Perfection and Details 28 December, 2023

I spend time on tasks all day long. When attempting to be as complete and polished as possible on a task, it's easy to get too far into the details. The time spent on a small detail of a task can overwhelm the allotted time for the whole task and put more pressure on following days. How can you tell if too much time is being spent on a specific detail?

If you've spent enough time tuning a detail that you're pausing to ask if it is good enough, here's a question to ponder. Is the detail critical to solving the overall problem? If not, go back to the larger task. Here's an example.

I create capacity plans for engineering teams. The real task and overall problem is to understand how much work teams can take on. At one point in my process I found myself calculating holidays and adding it to the equation. Accounting for this could make capacity more accurate. This was a detail of the overall problem. The overall problem was to understand how much teams could take on. There were so many variables in the small details that the general velocity of the team was lost when compared to every other detail taken into account. Visually, you can see the difference in how much time was being spent on a detail vs the overall problem.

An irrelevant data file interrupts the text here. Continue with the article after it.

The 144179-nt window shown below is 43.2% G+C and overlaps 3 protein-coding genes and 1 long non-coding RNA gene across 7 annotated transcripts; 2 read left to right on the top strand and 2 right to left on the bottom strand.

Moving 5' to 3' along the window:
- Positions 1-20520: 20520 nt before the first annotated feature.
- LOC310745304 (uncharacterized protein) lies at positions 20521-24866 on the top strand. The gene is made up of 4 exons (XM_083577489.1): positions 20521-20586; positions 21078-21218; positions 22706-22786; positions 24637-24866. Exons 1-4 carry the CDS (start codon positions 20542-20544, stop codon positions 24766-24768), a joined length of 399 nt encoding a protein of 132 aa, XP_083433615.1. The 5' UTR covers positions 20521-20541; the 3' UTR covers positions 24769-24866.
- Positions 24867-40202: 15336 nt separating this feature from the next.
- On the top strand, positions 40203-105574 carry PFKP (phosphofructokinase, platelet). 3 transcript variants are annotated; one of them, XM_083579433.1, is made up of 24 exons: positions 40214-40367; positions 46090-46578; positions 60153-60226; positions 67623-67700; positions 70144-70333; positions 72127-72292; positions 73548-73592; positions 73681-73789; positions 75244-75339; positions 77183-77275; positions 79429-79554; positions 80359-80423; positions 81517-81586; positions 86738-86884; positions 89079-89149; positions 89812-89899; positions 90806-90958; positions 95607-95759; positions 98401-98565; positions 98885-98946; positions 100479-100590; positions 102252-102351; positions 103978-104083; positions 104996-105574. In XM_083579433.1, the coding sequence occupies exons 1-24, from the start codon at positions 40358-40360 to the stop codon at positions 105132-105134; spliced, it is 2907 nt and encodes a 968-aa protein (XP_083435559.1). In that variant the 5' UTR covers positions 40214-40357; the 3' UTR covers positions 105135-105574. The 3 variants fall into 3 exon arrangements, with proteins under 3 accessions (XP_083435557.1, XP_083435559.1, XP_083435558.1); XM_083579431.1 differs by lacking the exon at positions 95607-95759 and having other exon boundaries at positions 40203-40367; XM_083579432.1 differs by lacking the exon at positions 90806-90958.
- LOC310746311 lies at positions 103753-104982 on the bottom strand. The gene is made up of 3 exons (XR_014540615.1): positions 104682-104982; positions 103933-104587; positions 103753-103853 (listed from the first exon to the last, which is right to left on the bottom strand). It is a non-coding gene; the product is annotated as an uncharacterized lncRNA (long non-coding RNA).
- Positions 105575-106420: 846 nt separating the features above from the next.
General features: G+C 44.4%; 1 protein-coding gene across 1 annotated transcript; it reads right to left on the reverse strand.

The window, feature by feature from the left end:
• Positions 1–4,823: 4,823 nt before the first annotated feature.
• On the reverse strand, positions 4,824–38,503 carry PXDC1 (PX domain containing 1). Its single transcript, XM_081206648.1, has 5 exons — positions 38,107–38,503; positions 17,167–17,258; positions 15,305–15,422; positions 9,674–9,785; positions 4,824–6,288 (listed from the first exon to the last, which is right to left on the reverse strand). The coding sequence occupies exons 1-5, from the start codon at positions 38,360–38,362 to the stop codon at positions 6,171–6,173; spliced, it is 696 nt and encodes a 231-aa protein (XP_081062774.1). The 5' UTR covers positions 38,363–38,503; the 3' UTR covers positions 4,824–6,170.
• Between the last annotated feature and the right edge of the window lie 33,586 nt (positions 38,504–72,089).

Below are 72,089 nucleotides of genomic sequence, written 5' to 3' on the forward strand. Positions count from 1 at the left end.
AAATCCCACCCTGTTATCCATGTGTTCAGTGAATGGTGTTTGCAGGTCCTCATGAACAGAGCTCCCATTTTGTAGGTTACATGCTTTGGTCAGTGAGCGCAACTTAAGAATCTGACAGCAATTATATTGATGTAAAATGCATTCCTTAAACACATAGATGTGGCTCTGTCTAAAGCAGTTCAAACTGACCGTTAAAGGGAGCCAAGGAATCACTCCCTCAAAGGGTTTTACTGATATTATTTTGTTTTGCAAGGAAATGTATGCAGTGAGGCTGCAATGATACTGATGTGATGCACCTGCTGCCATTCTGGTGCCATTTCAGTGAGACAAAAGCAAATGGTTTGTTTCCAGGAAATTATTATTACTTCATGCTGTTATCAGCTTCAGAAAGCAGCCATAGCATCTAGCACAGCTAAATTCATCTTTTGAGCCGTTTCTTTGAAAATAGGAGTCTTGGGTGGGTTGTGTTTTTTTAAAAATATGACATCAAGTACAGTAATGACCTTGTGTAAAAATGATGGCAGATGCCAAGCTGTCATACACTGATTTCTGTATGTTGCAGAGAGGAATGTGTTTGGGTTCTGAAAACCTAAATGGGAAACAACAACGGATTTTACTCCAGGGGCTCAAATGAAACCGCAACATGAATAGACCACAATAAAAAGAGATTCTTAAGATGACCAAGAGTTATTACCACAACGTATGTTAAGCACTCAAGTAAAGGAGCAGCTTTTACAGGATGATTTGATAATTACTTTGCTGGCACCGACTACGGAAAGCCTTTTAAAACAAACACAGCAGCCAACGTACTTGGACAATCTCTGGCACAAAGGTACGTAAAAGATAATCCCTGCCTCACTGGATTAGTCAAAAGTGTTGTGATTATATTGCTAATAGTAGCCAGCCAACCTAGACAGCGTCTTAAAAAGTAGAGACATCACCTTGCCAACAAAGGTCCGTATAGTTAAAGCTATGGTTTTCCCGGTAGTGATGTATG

Focusing on certain capacity details led to spending time on this way of thinking.

While these kinds of details can be important, they are important to questions about why capacity is what it is instead of answering the overall question of what future capacity is.

This second graph speaks more to what future capacity will probably be than the previous more comprehensive calculations.

More examples of perfection and details could be in my normal workflow. How does the perfection and details issue affect your tasks?

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